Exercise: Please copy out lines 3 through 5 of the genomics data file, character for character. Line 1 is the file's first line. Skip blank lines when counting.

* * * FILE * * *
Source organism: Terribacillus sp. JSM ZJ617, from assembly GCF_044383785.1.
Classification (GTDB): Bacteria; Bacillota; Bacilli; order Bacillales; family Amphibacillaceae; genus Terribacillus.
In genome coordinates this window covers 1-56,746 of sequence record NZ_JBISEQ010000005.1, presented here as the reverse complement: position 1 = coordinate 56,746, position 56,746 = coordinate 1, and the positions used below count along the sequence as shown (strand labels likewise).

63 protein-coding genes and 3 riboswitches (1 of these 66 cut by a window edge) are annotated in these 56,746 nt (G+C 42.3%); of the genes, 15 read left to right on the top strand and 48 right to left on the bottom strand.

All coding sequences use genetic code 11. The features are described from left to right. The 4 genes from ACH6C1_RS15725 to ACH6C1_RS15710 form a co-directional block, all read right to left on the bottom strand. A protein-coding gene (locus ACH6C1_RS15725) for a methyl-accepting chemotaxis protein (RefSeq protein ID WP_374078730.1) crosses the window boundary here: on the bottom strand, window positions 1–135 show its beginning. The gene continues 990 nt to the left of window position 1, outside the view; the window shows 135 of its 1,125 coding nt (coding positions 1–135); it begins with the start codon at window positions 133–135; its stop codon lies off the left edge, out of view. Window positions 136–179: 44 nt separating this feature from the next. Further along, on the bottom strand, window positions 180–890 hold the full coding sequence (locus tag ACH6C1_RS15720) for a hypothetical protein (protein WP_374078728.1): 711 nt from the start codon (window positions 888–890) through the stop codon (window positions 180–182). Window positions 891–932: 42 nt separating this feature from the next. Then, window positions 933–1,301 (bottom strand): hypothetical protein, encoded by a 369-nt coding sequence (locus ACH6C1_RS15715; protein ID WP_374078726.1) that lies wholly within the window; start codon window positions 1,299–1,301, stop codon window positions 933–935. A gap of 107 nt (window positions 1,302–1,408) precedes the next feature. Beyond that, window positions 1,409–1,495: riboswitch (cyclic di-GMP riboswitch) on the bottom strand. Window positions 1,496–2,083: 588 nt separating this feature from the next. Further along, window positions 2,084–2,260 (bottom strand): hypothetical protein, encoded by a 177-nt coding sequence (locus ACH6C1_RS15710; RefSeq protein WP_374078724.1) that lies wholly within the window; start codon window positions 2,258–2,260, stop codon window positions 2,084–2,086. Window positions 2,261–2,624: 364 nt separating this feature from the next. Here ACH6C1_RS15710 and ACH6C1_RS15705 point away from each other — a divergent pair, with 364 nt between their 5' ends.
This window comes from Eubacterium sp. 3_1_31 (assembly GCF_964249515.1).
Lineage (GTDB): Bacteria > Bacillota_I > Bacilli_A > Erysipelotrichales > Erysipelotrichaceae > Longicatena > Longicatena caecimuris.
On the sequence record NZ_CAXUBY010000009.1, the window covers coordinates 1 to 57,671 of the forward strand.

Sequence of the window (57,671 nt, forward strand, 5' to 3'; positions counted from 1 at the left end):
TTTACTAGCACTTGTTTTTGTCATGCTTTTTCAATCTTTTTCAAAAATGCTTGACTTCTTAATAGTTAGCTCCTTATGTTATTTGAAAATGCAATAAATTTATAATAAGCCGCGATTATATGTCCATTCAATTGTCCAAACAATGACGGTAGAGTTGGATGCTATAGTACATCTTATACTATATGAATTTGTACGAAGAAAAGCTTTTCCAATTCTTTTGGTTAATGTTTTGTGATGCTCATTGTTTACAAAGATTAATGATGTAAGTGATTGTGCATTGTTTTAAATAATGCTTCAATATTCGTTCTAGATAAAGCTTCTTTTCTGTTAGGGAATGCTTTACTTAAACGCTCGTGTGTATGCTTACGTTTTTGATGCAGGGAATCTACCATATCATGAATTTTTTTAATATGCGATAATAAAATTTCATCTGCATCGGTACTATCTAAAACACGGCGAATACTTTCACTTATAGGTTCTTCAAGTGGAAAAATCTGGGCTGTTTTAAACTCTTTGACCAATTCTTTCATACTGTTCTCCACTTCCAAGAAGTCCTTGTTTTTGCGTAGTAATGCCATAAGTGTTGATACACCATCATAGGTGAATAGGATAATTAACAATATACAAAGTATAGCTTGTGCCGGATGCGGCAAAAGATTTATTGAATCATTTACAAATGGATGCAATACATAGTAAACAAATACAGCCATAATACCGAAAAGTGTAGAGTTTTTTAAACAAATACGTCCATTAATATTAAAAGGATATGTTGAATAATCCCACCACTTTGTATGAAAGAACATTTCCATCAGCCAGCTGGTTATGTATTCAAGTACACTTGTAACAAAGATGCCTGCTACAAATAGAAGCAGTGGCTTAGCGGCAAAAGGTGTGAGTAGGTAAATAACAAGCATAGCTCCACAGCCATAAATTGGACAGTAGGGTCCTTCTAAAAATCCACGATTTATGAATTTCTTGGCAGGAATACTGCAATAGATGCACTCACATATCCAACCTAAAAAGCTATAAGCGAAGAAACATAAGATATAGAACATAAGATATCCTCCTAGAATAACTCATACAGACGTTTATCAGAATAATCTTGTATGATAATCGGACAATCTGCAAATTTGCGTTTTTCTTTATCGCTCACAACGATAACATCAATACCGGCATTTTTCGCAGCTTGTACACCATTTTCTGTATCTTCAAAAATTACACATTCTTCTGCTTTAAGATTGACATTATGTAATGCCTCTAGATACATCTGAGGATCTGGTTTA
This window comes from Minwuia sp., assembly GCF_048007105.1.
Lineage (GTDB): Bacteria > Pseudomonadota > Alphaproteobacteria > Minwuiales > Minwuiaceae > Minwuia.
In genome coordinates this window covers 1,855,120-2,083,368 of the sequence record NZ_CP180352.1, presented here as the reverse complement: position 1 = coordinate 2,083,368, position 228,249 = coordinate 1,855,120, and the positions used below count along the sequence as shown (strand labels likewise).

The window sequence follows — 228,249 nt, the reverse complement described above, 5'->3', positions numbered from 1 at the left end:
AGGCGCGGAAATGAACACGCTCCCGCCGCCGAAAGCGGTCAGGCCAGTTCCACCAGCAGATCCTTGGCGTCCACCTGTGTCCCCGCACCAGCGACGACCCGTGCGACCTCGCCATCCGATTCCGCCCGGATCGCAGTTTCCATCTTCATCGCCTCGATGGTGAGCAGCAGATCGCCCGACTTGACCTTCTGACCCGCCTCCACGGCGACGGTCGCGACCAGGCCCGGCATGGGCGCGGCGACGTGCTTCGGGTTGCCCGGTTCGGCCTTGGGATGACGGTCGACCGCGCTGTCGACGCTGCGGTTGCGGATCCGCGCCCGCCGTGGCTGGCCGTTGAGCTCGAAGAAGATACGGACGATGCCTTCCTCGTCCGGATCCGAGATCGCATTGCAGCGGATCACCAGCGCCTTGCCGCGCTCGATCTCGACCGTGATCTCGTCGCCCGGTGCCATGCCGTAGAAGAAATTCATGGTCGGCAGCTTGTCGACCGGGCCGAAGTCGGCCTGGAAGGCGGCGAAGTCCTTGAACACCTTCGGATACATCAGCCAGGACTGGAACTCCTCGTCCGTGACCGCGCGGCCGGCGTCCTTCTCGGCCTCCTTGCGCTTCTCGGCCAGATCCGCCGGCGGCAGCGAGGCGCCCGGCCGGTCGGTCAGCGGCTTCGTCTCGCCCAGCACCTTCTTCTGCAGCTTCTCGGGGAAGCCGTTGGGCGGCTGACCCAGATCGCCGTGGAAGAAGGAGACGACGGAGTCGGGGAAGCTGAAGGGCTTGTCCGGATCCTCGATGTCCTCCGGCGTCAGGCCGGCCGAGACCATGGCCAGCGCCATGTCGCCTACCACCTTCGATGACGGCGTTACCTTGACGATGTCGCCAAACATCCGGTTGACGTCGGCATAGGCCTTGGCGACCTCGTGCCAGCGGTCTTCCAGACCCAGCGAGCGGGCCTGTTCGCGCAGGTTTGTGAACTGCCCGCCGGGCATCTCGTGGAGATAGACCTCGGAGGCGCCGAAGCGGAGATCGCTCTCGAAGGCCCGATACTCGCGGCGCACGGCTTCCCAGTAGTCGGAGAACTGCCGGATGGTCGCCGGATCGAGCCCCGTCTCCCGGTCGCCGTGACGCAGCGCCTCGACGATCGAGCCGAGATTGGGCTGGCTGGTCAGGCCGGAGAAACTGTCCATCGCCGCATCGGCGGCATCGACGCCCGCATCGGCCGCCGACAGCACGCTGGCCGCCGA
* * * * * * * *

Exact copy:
In genome coordinates this window covers 1-56,746 of sequence record NZ_JBISEQ010000005.1, presented here as the reverse complement: position 1 = coordinate 56,746, position 56,746 = coordinate 1, and the positions used below count along the sequence as shown (strand labels likewise).

63 protein-coding genes and 3 riboswitches (1 of these 66 cut by a window edge) are annotated in these 56,746 nt (G+C 42.3%); of the genes, 15 read left to right on the top strand and 48 right to left on the bottom strand.

All coding sequences use genetic code 11. The features are described from left to right. The 4 genes from ACH6C1_RS15725 to ACH6C1_RS15710 form a co-directional block, all read right to left on the bottom strand. A protein-coding gene (locus ACH6C1_RS15725) for a methyl-accepting chemotaxis protein (RefSeq protein ID WP_374078730.1) crosses the window boundary here: on the bottom strand, window positions 1–135 show its beginning. The gene continues 990 nt to the left of window position 1, outside the view; the window shows 135 of its 1,125 coding nt (coding positions 1–135); it begins with the start codon at window positions 133–135; its stop codon lies off the left edge, out of view. Window positions 136–179: 44 nt separating this feature from the next. Further along, on the bottom strand, window positions 180–890 hold the full coding sequence (locus tag ACH6C1_RS15720) for a hypothetical protein (protein WP_374078728.1): 711 nt from the start codon (window positions 888–890) through the stop codon (window positions 180–182). Window positions 891–932: 42 nt separating this feature from the next. Then, window positions 933–1,301 (bottom strand): hypothetical protein, encoded by a 369-nt coding sequence (locus ACH6C1_RS15715; protein ID WP_374078726.1) that lies wholly within the window; start codon window positions 1,299–1,301, stop codon window positions 933–935. A gap of 107 nt (window positions 1,302–1,408) precedes the next feature. Beyond that, window positions 1,409–1,495: riboswitch (cyclic di-GMP riboswitch) on the bottom strand. Window positions 1,496–2,083: 588 nt separating this feature from the next. Further along, window positions 2,084–2,260 (bottom strand): hypothetical protein, encoded by a 177-nt coding sequence (locus ACH6C1_RS15710; RefSeq protein WP_374078724.1) that lies wholly within the window; start codon window positions 2,258–2,260, stop codon window positions 2,084–2,086. Window positions 2,261–2,624: 364 nt separating this feature from the next. Here ACH6C1_RS15710 and ACH6C1_RS15705 point away from each other — a divergent pair, with 364 nt between their 5' ends.